Looking for Rose Paterson is a beautifully produced book, published by the National Library of Australia Publishing, a tribute to Rose Patterson the mother of Australian poet Andrew Barton ‘Banjo’ Patterson.
It is not only a tribute to her, but all those pioneering women who endured the loneliness of bush life, bearing children and raising families in the most difficult of circumstances.
Rose Isabella Barton was born in 1844, a member of a wealthy pastoralist family with connections throughout the colonies of New South Wales, Queensland and Victoria. At 18, she married Andrew Bogle Patterson several years her senior and also a well-connected pastoralist.
Their first son, Andrew Barton Patterson, was born in 1864 and was followed at fairly regular intervals by six siblings, all of whom lived to adulthood. The family holdings did not prosper and Andrew Bogle Patterson was forced to sell his holdings. Rose spent most of her married life at Illawong, near Binalong in NSW as the wife of the manager in a four room bark hut. When her husband died at the age of 56 Rose moved to ‘Rockend’ to live with her mother in Gladesville, Sydney. She died there four years later aged just 49.
Jennifer Gall, the author of this book, has developed a fascinating account of Rose’s life from these bare facts. The National Library holds a selection of letters from Rose to her younger sister Nora. Fortunately, they were found by Professor Colon Roderick and gifted to the Library. This is a fascinating story in itself. These
This is a fascinating story in itself. These lively letters form the basis of the book. They have been transcribed and reproduced in facsimile so we can see Rose’s strong handwriting and the careful way letters were written and then cross written to conserve paper.
Jennifer Gall has researched the background to the Patterson family, drawn a family tree, found photographs of the family and photographs of the time. There are maps and paintings. Throughout the book there are quotes of A.B Patterson’s poems presented on a backdrop of famous paintings by Tom Roberts, Arthur Streeton and Walter Withers.
This all makes for an extremely attractive book.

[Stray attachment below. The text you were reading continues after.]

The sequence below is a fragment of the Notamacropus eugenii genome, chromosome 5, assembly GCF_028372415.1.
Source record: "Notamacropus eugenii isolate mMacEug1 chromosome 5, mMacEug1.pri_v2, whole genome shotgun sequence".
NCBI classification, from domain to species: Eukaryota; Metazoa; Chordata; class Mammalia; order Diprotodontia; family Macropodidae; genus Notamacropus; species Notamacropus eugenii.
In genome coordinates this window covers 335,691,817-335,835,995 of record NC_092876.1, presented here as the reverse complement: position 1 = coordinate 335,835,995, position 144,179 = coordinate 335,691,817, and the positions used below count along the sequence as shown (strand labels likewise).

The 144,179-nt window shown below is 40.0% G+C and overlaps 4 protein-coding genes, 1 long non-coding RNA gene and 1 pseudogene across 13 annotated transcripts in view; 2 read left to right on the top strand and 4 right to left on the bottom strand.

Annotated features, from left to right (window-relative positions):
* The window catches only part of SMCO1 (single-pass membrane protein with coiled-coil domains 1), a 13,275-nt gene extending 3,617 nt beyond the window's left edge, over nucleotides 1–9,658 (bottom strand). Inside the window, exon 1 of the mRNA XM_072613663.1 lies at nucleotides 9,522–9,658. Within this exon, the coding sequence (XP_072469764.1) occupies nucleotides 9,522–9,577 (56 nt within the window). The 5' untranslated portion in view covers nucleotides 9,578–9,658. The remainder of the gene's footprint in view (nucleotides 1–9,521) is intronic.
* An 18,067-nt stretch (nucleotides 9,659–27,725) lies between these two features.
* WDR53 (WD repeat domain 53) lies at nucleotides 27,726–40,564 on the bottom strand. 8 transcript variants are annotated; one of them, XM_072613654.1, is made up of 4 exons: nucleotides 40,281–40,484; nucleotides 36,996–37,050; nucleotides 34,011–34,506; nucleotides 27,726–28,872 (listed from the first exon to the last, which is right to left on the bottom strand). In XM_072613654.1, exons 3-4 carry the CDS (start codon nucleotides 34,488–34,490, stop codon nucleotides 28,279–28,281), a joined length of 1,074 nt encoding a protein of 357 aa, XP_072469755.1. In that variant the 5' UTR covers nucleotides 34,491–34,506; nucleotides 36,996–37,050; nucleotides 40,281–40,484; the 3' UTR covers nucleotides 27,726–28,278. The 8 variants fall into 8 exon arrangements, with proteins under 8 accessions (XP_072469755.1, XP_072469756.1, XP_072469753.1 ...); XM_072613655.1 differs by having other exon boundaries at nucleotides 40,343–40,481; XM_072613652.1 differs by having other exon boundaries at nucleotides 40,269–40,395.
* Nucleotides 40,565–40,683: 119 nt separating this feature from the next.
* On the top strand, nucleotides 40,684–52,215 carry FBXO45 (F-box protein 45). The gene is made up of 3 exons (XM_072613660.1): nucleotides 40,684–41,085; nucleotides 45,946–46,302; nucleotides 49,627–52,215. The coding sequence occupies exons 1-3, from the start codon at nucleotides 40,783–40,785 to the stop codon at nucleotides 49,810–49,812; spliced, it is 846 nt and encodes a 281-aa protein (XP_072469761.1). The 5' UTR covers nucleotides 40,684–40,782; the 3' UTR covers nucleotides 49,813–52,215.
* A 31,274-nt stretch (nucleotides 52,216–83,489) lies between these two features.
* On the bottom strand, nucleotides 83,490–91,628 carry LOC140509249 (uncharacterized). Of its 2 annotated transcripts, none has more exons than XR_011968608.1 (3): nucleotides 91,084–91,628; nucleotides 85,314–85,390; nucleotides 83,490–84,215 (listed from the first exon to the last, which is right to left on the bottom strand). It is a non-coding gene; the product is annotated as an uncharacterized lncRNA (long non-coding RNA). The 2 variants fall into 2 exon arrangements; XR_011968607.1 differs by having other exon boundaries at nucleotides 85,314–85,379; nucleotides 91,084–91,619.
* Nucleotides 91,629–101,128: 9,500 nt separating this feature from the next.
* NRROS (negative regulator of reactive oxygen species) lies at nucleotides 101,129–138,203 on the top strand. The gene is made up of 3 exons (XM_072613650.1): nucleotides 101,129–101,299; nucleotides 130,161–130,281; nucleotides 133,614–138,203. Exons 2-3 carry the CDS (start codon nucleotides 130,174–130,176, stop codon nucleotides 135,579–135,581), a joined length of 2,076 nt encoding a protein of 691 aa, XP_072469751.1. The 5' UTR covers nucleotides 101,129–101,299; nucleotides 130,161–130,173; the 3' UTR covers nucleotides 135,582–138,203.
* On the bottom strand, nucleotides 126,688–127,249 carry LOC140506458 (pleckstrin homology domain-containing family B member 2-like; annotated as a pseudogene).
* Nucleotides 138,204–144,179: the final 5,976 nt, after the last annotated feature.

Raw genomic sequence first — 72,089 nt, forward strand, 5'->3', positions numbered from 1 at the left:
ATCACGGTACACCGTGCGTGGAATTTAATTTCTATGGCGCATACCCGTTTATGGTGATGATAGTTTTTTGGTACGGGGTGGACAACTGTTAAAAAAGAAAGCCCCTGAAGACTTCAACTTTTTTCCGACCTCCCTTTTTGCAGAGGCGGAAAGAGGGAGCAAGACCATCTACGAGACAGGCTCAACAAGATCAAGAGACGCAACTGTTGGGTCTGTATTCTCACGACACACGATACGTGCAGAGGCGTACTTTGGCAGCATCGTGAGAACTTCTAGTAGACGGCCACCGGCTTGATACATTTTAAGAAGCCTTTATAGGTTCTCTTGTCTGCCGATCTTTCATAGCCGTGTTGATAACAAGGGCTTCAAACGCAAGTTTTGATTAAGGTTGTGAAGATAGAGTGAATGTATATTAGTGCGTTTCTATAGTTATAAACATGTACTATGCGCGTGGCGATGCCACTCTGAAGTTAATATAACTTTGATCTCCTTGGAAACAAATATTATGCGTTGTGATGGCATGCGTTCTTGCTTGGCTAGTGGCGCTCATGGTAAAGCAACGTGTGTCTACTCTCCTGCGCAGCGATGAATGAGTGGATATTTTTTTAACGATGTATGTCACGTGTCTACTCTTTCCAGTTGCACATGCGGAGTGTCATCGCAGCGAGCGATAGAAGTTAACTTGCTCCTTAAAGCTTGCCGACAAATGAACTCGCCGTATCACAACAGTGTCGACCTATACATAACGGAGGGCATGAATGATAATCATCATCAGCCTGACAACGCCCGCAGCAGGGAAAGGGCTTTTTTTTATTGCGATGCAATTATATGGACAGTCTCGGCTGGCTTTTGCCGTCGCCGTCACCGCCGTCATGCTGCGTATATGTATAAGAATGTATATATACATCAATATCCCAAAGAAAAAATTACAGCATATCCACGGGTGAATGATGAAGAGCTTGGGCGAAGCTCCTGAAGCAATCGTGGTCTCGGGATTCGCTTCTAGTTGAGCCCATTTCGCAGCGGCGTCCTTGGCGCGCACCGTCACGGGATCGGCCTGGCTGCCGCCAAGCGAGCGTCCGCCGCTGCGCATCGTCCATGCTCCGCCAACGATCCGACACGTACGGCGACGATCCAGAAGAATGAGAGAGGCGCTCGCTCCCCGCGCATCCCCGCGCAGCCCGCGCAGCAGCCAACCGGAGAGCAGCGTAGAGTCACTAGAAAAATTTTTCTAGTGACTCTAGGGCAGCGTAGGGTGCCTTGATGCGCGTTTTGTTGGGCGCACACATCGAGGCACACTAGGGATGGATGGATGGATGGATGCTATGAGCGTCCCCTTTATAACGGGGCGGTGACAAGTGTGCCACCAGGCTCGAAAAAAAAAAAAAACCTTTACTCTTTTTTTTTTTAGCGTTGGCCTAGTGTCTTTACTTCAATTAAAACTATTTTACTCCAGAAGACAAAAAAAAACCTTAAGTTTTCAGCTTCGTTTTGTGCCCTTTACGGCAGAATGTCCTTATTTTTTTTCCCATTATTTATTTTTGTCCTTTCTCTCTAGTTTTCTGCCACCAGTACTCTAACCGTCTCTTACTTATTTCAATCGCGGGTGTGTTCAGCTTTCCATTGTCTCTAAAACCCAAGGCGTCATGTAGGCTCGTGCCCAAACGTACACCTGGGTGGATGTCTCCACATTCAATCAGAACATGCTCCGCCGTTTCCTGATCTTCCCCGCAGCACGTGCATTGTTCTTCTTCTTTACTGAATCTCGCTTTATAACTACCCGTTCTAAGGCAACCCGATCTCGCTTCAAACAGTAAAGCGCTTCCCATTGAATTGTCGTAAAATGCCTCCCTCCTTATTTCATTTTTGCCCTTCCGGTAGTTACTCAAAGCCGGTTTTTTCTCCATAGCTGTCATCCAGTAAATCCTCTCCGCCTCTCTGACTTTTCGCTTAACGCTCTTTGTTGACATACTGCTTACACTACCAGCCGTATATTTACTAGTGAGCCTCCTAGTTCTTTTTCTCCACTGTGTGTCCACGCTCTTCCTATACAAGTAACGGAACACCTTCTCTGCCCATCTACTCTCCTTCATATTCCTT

I was just as fascinated by the content, having long been an advocate of the role, often unsung, of women in our past.
The book is arranged in chapters with appropriate quotes from Rose’s letters as headings. The topics covered include life on Illalong Station, childbirth and child rearing ‘Smuggle a Bottle of Chloroform’ and ‘Judicious Neglect and Occasional Scrubbing’, the education of women and women’s rights, social life in the second half of the nineteenth century, and a chapter on Barty’s growing up. Andrew Barton Patterson was always called Barty by the family.
Rose’s life was very tough one. She had seventeen years of childbearing in an isolated area, though she did go to Sydney for the birth of one child. The house the family lived in was badly maintained by the owners of Illalong. The boys rode four miles on a pony to school at Binaway. The girls were taught to read and play the piano and were then expected to teach the younger girls. All the family had onerous, constant farm chores. Rose was also responsible for all mending and making of new garments. Her husband was often absent seeing to farm business at the far reaches of the property.
Rose was also responsible for all mending and making of new garments. Her husband was often absent seeing to farm business at the far reaches of the property. Rose’s letters to her sister are bright and cheerful, always putting an optimistic face and giving a humerous slant to mishaps and activities.
The sisters sometimes ‘swapped’ daughters as each found their daughters difficult to manage at times. The emphasis on raising the girls was to have them able to read, play the piano, sew, dance and engage in lively conversation. There was constant pressure on all of them –adults and children- to conform to the standards of polite society.
I had always had the impression ‘Banjo’ Patterson was from a privileged background, but his childhood was spent in poverty as his parents worked extremely hard on a rural property which they did not own. His childhood was marked by benevolent neglect as his mother was concerned with the younger children. He suffered throughout his life from the ill effects of a broken arm undiagnosed in childhood. Barty attended Sydney Grammar because of the benevolence of a maternal uncle and because he was able to live with his maternal grandmother. His mother’s early death meant he became the provider for his much younger sisters.
This wonderful book – along with other titles from the National Library of Australia – is available now from Dymocks. Click here to learn more.